River flows cut to fight Southeast drought
By Matthew Bigg
ATLANTA (Reuters) - U.S. authorities began reducing on Friday the amount of water released down a key Georgia river system to conserve resources in the face of what they say is the worst drought in decades in the southeastern United States.
The decision was aimed at managing the effects of the drought and also resolving a sharp political dispute between the governors of Georgia, Alabama and Florida about how to share water resources.
Under the plan, the amount of water flowing south of the Woodruff Dam near Georgia's border with Alabama will be reduced to 4,750 cubic feet per second (cfs) from 5,000 cubic feet per second.
The decision would ensure there was enough water to serve the needs of communities and industries in the parts of Georgia, Alabama and Florida that depend on the Apalachicola, Chattahoochee, and Flint rivers.
It would also not adversely affect endangered species in Florida's northwestern Panhandle region which depend on river water to reduce the amount of salinity in their habitat, officials said.
"This is not just about endangered species. It is about managing critical needs with a very limited resource," Interior Secretary Dirk Kempthorne told a news conference, speaking via telephone link.
There was also a provision to reduce the flow of water further to 4,150 cfs (118 cubic meters per second) if necessary, said senior officials from the U.S. Fish and Wildlife Service and the U.S. Army Corps of Engineers.
The advantage of the plan was to "keep in any rains that come into the reservoirs, in the reservoirs," said Brig. Gen. Joseph Schroedel, the Corps' south Atlantic division commander.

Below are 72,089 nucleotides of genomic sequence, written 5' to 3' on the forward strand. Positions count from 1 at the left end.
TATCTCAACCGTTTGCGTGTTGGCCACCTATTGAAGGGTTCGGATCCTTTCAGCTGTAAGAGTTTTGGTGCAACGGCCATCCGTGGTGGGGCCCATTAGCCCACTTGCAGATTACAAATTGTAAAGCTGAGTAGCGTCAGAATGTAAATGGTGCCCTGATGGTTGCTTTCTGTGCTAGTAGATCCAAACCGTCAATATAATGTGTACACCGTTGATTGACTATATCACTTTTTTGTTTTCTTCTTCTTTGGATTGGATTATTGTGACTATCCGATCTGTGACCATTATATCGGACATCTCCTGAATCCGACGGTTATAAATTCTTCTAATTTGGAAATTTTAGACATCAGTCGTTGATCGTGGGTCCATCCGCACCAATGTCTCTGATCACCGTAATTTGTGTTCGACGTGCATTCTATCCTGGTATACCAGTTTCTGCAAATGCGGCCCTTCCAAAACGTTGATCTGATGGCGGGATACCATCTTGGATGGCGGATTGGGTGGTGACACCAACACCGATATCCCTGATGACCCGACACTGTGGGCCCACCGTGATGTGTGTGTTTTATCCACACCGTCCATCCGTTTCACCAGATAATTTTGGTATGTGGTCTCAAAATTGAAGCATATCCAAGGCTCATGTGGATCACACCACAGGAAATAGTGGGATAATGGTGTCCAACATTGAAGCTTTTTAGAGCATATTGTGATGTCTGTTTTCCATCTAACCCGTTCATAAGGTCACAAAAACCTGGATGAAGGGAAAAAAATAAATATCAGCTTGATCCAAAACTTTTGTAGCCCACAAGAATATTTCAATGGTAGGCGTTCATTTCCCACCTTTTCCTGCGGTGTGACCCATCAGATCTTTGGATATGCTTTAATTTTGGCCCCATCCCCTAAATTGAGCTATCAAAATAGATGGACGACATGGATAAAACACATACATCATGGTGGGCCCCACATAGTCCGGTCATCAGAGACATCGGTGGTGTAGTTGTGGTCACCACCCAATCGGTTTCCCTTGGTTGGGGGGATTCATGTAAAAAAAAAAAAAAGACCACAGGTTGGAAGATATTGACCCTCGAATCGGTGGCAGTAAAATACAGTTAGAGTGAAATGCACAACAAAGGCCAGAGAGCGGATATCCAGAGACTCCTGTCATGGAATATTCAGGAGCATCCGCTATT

"Under the existing plan we would have had to have released any rains that came in excess of 5,000 cubic feet per second," he said, stressing that the plan was flexible and its effects would be monitored closely.
The Southeast is normally one of the wettest regions in the United States but a drought classified as "extreme" has affected parts of several states including Alabama, Florida, Georgia, Tennessee and North and South Carolina.
Environmentalists say part of the problem is high consumption, aggravated by a lack of serious water conservation efforts in some of the fastest growing areas of the United States. Georgia has implemented some water restrictions including a ban on outdoor residential watering.
The dispute between the three state governors has centered on how to share water from Lake Lanier, 45 miles north of Atlanta, which stands near the headwater of the river system.
Lanier's water levels have fallen dramatically, leading to claims by state officials that it could run dry in a few months, but Schroedel said that even under the most extreme conditions with no rain there was at least 450 days of water left in it.
(Editing by Michael Christie and Mohammad Zargham)